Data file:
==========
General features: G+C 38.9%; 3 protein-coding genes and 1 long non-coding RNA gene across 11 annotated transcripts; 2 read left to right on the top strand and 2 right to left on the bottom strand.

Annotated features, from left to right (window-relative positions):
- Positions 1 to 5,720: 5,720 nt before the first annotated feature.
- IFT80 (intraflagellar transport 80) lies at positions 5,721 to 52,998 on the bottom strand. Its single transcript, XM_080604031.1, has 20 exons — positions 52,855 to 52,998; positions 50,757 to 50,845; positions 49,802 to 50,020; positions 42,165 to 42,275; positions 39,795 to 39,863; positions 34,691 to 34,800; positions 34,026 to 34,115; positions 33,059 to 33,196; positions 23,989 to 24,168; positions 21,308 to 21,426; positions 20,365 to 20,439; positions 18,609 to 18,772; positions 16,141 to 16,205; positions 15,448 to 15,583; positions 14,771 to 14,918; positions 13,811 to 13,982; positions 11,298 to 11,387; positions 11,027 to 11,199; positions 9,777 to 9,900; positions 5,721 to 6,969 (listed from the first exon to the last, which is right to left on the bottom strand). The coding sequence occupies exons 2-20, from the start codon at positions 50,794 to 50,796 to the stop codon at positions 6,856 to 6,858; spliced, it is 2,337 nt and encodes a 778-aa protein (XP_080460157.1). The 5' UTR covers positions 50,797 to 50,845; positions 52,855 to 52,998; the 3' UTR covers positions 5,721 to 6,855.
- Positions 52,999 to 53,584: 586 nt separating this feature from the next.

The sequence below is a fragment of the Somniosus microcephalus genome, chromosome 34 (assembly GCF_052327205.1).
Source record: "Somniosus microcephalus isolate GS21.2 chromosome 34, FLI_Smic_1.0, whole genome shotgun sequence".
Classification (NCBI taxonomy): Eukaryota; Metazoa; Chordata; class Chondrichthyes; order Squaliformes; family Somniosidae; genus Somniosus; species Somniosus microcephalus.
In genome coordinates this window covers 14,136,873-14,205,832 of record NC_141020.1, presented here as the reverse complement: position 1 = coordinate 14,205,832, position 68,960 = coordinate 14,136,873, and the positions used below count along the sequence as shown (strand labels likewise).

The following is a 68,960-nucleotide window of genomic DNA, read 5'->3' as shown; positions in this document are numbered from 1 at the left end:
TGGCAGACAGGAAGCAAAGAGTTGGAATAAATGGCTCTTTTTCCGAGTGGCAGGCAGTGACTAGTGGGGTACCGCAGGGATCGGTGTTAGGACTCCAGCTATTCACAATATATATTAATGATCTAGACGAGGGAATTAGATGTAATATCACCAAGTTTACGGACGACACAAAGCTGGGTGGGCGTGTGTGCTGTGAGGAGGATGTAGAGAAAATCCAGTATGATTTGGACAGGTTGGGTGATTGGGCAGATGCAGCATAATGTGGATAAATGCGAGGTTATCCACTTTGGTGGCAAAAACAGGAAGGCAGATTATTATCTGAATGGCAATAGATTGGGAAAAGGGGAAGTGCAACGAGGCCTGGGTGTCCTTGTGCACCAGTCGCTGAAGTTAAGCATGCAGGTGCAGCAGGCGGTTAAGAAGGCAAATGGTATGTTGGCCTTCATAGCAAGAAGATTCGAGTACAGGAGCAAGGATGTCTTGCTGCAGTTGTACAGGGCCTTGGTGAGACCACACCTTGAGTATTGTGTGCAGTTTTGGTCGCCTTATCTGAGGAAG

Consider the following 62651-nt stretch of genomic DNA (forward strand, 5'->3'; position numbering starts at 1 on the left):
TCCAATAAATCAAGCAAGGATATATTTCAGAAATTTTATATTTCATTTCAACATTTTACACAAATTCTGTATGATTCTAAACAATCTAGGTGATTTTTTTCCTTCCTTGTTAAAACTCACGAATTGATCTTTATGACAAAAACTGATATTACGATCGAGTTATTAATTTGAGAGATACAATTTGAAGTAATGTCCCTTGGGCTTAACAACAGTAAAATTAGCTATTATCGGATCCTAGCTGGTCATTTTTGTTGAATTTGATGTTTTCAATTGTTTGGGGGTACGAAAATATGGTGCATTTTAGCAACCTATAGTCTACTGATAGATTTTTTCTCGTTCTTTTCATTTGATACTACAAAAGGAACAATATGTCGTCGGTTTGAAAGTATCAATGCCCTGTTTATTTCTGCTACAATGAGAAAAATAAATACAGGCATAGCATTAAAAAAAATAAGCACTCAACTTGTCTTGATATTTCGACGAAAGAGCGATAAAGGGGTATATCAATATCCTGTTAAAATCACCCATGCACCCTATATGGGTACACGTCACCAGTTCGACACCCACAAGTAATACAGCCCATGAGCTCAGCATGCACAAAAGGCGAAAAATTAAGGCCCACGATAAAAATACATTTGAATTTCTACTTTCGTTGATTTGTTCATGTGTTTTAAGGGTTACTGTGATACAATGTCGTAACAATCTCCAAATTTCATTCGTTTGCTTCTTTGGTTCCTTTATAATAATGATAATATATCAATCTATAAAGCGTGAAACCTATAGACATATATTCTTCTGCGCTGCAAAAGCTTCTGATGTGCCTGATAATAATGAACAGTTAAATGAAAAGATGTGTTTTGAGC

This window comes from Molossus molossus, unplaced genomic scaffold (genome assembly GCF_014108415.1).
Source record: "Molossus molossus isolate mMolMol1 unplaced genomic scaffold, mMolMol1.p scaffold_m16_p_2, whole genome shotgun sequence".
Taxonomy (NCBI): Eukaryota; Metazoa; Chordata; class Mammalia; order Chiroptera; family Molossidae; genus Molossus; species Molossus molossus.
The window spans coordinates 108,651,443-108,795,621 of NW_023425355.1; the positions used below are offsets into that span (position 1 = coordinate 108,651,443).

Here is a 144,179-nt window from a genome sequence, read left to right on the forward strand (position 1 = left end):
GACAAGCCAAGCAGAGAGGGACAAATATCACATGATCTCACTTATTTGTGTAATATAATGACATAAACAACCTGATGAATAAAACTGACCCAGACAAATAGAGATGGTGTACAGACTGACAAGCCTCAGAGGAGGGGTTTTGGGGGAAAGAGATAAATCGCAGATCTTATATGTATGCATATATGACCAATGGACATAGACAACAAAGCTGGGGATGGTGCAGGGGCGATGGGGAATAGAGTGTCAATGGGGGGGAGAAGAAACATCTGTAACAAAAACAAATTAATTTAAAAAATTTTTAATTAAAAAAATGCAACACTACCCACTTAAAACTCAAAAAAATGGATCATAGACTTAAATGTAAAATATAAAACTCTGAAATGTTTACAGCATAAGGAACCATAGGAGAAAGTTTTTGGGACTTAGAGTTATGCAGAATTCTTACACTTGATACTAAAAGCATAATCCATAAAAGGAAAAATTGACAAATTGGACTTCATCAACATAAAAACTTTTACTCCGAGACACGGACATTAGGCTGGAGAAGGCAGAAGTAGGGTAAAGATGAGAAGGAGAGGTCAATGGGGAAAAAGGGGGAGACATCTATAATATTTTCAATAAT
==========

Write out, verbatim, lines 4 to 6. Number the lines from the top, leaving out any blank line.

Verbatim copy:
- IFT80 (intraflagellar transport 80) lies at positions 5,721 to 52,998 on the bottom strand. Its single transcript, XM_080604031.1, has 20 exons — positions 52,855 to 52,998; positions 50,757 to 50,845; positions 49,802 to 50,020; positions 42,165 to 42,275; positions 39,795 to 39,863; positions 34,691 to 34,800; positions 34,026 to 34,115; positions 33,059 to 33,196; positions 23,989 to 24,168; positions 21,308 to 21,426; positions 20,365 to 20,439; positions 18,609 to 18,772; positions 16,141 to 16,205; positions 15,448 to 15,583; positions 14,771 to 14,918; positions 13,811 to 13,982; positions 11,298 to 11,387; positions 11,027 to 11,199; positions 9,777 to 9,900; positions 5,721 to 6,969 (listed from the first exon to the last, which is right to left on the bottom strand). The coding sequence occupies exons 2-20, from the start codon at positions 50,794 to 50,796 to the stop codon at positions 6,856 to 6,858; spliced, it is 2,337 nt and encodes a 778-aa protein (XP_080460157.1). The 5' UTR covers positions 50,797 to 50,845; positions 52,855 to 52,998; the 3' UTR covers positions 5,721 to 6,855.
- Positions 52,999 to 53,584: 586 nt separating this feature from the next.

The sequence below is a fragment of the Somniosus microcephalus genome, chromosome 34 (assembly GCF_052327205.1).